Can you remember the excitement of those pre digital days of getting your photos through the post, after sending your films off to be developed? I was always slightly nervous, as there was the opportunity for them to get lost on the way there and the way back. I think that I was never unlucky, but a joke of the time (and probably not understood by anyone born this century was, “what did Cinderella say as she posted off her films to be developed?“, “some day my prints will come!“. I know, it is the most appalling joke and pun.
In these days of digital our photos are not going to get lost in the post, and save for a computer disaster (please back up – I use a cloud based service that backs all my content up all the time) we are not generally going to lose our images. In the 8 years that I have had a digital camera I have only ever had one bad memory card, faulty from brand new, rather than failed. I’ve never, touch wood, lost any content. I think it is rather sad that many people not longer have physical photos – the last time I had photos printed was about 5 years ago. I keep meaning to produce a photo book, but it is one of those things that I put off and put off.
The folks at Photobox challenged me to put together a recipe book for British Food fortnight, and I am thrilled with the results.
There seems to be an almost endless choice of books and layouts, I went for a simple square book, and used the set recipe layouts (from a choice of 5) and had a full page image accompanying each recipe. There is some guidance as to which book will suit which type of content , and many of the books are designed to lie flat making them suitable for panoramas.
Once you start the process is very intuitive, it is easy to insert pages, choose their layout and format text. Photos can be uploaded into albums so you can keep each project separate , and a handy toggle button will hide all photos that you have already added to the book ensuring that you do not miss any out, or add them in twice.
Once you are done you can view in preview mode and reorder the pages one at a time by dragging and dropping, there is a very useful check box to reorder by double page. There is a handy to guide to price at the top of the page – each book costs a minimum amount and then the prices increases with each added page – my 8″ square 30 page book is £34.99, with each additional page costing 99p.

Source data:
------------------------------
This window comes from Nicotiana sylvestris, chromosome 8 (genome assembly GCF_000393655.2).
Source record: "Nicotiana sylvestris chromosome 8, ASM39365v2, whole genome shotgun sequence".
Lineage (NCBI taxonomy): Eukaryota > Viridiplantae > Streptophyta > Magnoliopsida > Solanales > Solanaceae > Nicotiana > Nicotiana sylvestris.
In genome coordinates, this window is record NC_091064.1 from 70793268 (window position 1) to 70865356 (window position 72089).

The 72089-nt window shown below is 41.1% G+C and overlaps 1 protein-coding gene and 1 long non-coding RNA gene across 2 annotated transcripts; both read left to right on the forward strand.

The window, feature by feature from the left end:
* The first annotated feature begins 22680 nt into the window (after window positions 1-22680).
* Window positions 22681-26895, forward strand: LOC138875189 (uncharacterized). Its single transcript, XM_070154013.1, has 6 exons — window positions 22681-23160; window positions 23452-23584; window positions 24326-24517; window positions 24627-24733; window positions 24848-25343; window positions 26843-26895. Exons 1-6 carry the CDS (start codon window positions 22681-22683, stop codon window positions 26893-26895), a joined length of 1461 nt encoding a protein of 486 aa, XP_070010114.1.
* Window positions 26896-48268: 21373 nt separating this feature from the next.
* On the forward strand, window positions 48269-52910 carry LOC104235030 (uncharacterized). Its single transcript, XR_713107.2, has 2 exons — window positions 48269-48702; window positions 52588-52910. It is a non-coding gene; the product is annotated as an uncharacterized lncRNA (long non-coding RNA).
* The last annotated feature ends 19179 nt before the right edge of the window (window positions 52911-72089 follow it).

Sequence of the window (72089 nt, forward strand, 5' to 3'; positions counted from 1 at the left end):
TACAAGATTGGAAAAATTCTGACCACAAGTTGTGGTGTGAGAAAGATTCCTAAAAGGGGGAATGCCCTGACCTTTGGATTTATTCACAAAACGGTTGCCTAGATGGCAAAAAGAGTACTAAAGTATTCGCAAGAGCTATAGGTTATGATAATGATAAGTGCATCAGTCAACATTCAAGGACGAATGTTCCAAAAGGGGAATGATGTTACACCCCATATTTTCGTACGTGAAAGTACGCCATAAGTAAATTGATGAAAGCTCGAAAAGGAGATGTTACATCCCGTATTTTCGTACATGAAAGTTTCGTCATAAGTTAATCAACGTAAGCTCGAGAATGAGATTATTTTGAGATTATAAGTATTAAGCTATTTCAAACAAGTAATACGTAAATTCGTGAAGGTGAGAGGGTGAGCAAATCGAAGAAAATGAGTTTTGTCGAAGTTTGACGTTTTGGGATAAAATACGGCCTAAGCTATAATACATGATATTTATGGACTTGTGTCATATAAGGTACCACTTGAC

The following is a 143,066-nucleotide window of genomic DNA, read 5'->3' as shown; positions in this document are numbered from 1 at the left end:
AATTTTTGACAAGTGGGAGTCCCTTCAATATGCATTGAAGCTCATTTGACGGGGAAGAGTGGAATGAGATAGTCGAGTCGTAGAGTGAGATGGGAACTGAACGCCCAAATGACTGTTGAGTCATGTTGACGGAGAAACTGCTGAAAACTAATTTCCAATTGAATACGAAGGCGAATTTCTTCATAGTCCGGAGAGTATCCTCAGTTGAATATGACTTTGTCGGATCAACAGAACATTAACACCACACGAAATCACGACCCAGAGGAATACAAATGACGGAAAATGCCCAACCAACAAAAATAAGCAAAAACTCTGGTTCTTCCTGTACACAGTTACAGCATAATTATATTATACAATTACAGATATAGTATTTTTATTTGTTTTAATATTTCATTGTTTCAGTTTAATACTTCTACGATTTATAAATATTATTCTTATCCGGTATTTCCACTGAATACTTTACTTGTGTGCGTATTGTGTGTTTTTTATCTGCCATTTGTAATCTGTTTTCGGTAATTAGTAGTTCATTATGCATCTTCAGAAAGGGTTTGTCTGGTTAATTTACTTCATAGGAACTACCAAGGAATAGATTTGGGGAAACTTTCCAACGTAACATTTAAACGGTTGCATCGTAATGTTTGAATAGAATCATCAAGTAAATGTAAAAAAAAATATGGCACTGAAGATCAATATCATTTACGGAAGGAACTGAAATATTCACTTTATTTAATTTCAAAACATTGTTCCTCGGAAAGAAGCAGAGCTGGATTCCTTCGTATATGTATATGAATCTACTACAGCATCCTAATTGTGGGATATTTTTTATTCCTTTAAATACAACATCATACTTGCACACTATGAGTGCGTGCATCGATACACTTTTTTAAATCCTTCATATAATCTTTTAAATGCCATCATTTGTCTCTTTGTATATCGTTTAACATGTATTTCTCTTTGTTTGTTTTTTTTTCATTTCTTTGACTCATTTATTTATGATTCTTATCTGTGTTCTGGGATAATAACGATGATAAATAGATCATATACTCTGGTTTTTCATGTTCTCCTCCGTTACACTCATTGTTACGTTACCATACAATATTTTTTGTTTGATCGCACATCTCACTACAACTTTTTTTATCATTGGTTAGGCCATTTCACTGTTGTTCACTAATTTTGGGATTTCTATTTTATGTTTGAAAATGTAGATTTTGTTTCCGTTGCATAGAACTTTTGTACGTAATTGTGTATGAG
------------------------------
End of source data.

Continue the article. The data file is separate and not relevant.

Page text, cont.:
Delivery is swift, and you are kept up to date with e-mails as to when you can expect your book.
Overall I am delighted with the book – it looks far better than I expected with very high print quality and true colour reproduction (I’ll certainly trust Photobox for prints for my camera club competitions), the paper is fabulously thick – almost thin card, the covers are robust and everything is well put together.
No real niggles, it takes a while to get into the swing of putting a book together, and I’d like a spell checker, the ability to print off a paper copy for proofing, and a way of easily adding a contents page and page numbers. I am not so keen however on the £5.50 charge to remove the Photobox logo from the back page.
At a penny shy of £35 it is not that cheap, but you can get a lot of prints into a 30 page book, and prices for books start from £10 with frequent offers and sales once you are signed up.
All in all very very good, and I am sorting out photos from special trips to get some more books made.
Top Tips for creating a book with Photobox
- Think about how you want it to look before you star
- Allow plenty of time – including getting to grips with the software my book took about 3 hours (not including photo editing time
- Choose, edit and upload all the photos you want before you start – it makes an easier workflow – I use Lightroom to edit photos, free software such as Picasa or Picmonkey is easy to use and fantastic to use for cropping, brightening, darkening, or for making things look the right colour
- Type text into a word processor and spell check it before adding to the book.
- Keep it simple and consistent. There are seemingly endless options for everything – backgrounds, colours, fonts – so your book can be anything that you want but you know sometimes less is more
- Do not try to complete the book in one go. Allow several sessions, and give yourself time to proof, you will be surprised how many mistake you find when you look at the book with fresh eyes
Win 1 of 3 Photobox Vouchers and the Fuss Free Flavours Cookbook
How To Enter
- Simply complete the Gleam widget below to verify your entries
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- Closing date Midnight 10th November 2014
New to Fuss Free Flavours or Gleam?
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Many thanks to Photobox for this prize, this is a sponsored post.